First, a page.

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ColumnistANIMALS 101 - FIX YOUR PET, FIX THE MATH.

ANIMALS 101 – FIX YOUR PET, FIX THE MATH.
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ANIMALS 101 -THE BENEFITS OF STERILISATION INCLUDES NOT JUST CURBING THE UNCONTROLLED BREEDING.

One female cat and her offspring can produce 420,000 cats in seven years. One female dog and her offspring can produce 67,000 dogs in six years. Our biggest struggle in animal welfare is the MASSIVE OVERPOPULATION CRISIS. There are just not enough homes for us to adopt our way out of this mess. Some statistics show that 9 animals will be euthanized for every 1 animal born in the domestic setting.

BENEFITS OF STERILISATION

  • Your pet will live a longer, healthier life.
  • Spaying and neutering helps prevent certain types of cancers.
  • For females it decreases the risk to develop Pyometra which is very dangerous.
  • Your spayed female won’t go into heat and cause behaviour changes for her and the males looking for a mate.
  • An intact male will do just about anything to find a mate! That includes digging his way under the fence to escape from the yard and once he’s free to roam, he risks injury in traffic and fights with other males or being stolen.
  • Intact male dogs and cats may mark their territory by spraying strong-smelling urine all over the house.
  • Neutered male cats and dogs fight less, resulting in fewer battle scars, the spread of contagious diseases and abscesses.
  • Spaying and neutering your pet is good for the community because stray animals pose a problem for a few reasons including, they can get into fights, cause car accidents, become a nuisance and frighten people.
  • There are risks associated with pregnancy and it takes a toll on the mom’s body.
  • Having litters or veterinary care related to unsterilised animal health issues (cancers, fights, pyometra) can be expensive.
  • Spaying and neutering helps fight the pet overpopulation. Every year, millions of cats, dogs and other animals of all ages and breeds are euthanized or suffer as strays, because there are just not enough homes. Sterilisation takes a few minutes, but the suffering of an abandoned animal, a lifetime.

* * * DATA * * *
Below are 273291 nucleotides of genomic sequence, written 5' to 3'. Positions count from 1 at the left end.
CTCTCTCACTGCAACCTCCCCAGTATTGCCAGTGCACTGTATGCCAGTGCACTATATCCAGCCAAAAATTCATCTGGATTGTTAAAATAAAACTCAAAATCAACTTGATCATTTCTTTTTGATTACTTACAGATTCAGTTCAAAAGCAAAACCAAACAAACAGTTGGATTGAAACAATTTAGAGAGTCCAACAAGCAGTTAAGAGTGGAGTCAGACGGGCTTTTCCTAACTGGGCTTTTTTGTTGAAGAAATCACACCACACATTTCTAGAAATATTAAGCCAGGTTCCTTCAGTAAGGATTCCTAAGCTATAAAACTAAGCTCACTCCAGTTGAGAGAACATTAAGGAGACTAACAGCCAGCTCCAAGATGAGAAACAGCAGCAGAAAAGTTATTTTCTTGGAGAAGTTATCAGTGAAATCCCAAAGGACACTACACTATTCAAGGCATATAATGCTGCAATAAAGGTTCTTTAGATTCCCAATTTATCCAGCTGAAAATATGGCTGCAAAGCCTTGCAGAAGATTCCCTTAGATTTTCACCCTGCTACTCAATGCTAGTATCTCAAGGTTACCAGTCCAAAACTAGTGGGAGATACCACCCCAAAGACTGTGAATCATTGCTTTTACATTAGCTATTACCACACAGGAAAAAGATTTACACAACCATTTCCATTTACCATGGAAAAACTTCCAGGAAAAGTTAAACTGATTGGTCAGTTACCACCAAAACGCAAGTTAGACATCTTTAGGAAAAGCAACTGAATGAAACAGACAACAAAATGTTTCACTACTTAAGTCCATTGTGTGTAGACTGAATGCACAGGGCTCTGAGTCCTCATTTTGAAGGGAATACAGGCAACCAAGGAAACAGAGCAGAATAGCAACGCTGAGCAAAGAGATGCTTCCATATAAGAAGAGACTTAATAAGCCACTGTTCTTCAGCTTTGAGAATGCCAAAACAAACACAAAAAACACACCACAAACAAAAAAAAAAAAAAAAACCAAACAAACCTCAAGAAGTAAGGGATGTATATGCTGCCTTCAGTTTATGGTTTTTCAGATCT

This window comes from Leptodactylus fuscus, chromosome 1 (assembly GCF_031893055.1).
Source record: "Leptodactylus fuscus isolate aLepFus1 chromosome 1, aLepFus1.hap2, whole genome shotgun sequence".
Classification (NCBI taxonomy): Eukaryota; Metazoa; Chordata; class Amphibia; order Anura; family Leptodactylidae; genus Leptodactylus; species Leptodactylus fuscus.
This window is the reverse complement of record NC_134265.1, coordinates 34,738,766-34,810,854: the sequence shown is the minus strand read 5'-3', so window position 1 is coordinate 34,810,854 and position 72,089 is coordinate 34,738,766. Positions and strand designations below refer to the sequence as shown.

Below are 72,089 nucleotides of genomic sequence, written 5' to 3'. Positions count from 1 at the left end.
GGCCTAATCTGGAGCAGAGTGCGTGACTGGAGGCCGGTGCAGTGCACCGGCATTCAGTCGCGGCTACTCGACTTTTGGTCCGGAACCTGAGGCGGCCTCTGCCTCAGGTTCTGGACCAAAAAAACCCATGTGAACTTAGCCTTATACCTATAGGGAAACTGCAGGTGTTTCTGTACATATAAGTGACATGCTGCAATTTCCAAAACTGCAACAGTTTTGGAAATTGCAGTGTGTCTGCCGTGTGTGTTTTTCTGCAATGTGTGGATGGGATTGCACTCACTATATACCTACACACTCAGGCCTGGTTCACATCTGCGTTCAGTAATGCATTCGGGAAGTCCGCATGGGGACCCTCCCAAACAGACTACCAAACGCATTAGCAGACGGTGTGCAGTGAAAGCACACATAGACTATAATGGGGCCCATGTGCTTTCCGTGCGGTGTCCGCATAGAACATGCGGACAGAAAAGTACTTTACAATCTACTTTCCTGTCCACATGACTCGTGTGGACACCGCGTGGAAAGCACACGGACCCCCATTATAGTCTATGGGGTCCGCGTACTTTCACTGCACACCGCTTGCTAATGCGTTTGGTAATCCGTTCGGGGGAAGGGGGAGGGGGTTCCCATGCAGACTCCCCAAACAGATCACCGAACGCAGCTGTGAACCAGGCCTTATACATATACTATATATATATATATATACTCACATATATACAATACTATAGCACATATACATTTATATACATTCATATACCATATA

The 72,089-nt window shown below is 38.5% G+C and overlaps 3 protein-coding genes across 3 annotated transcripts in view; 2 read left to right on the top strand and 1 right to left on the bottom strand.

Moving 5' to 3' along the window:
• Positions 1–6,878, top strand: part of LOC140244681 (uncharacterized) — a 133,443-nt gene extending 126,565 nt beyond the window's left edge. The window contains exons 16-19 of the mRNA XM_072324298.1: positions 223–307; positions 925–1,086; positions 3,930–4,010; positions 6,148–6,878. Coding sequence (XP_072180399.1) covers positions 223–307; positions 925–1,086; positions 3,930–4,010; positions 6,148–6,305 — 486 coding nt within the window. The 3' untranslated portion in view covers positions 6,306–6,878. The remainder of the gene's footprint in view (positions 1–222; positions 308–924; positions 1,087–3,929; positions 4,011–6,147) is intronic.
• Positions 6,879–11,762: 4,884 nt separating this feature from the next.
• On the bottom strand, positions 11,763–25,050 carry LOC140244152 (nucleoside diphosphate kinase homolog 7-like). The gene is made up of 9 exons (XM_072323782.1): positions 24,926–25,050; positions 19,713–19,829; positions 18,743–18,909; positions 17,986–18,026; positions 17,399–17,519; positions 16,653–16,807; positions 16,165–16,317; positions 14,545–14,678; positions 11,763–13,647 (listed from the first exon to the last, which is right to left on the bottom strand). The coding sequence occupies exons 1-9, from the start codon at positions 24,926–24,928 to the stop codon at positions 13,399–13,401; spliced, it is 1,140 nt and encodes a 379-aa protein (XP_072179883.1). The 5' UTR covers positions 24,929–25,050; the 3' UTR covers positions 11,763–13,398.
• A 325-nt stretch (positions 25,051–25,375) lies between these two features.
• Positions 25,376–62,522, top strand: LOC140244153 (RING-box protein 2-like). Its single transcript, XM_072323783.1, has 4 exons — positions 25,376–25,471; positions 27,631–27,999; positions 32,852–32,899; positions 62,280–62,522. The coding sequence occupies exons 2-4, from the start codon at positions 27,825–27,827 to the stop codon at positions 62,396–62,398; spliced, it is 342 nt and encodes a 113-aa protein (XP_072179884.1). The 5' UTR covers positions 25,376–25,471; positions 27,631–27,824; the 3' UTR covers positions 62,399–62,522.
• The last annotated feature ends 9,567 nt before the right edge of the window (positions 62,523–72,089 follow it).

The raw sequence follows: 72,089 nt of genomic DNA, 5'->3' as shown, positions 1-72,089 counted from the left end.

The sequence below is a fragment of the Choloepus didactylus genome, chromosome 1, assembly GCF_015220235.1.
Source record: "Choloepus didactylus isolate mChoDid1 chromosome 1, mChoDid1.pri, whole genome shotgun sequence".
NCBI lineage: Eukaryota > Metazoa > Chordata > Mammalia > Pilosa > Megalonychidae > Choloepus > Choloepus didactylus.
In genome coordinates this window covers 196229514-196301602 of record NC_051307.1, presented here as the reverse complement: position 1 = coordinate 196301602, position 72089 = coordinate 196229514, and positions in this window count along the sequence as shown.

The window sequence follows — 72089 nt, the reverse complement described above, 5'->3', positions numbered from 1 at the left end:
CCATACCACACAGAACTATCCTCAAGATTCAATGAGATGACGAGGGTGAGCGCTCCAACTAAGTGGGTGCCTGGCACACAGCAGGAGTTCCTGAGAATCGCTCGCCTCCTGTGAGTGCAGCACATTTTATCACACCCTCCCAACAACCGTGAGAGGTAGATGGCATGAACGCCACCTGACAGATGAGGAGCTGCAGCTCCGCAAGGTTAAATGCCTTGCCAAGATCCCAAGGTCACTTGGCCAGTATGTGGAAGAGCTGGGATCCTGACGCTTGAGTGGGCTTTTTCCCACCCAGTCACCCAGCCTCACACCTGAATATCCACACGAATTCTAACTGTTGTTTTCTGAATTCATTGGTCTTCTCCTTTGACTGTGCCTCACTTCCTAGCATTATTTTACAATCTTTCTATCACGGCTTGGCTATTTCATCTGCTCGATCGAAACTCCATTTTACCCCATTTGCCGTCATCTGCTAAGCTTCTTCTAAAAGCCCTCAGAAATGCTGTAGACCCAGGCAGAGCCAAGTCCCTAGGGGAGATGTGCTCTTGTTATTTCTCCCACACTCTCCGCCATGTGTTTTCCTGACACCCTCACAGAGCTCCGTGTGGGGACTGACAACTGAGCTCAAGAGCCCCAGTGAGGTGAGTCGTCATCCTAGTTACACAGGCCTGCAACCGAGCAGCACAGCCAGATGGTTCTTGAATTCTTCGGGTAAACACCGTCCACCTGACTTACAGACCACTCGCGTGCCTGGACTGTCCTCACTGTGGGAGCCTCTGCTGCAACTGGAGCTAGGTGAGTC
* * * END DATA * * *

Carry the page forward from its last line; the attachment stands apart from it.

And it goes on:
Also read: ANIMALS 101 – DON’T BE CAPTURED BY CIRCUS CAPTIVITY!

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Picture from EDU-PAW
Picture from EDU-PAW

15 MYTHS ABOUT SPAYING & NEUTERING (from Spay & Neuter SA)

Myth #1: If I’m a responsible owner who keeps my animals from wandering around, I don’t need to sterilise my animals.
FACT: People who call themselves ‘responsible owners’ may have good intentions. Accidents happen, all the time! We have countless cases where another unsterilised animal got into that yard and guess what……a litter was born.

Myth #2: Real men need intact male dogs.
FACT: Some guys get squeamish as soon as you suggest that they should neuter their male dog. Dude, lighten up and quit including Fido in your masculine self-image. Pets don’t have any concept of sexual identity or ego.

MYTH #3: My pet will get fat and lazy.
FACT: Pets get fat and lazy because their owners feed them too much and don’t give them enough exercise.

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MYTH # 4: It’s better to have one litter first.
FACT: Medical evidence indicates just the opposite.  Many veterinarians now sterilise dogs and cats as young as eight weeks of age. Check with your veterinarian about the appropriate time for these procedures and the breed.

MYTH #5: My children should experience the miracle of birth.
FACT: Even if children are able to see a pet give birth – which is unlikely, since it usually occurs at night and in seclusion – the lesson they will really learn is that animals can be created and discarded as it suits adults. Instead, it should be explained to children that the real miracle is life and that preventing the birth of some pets can save the lives of others.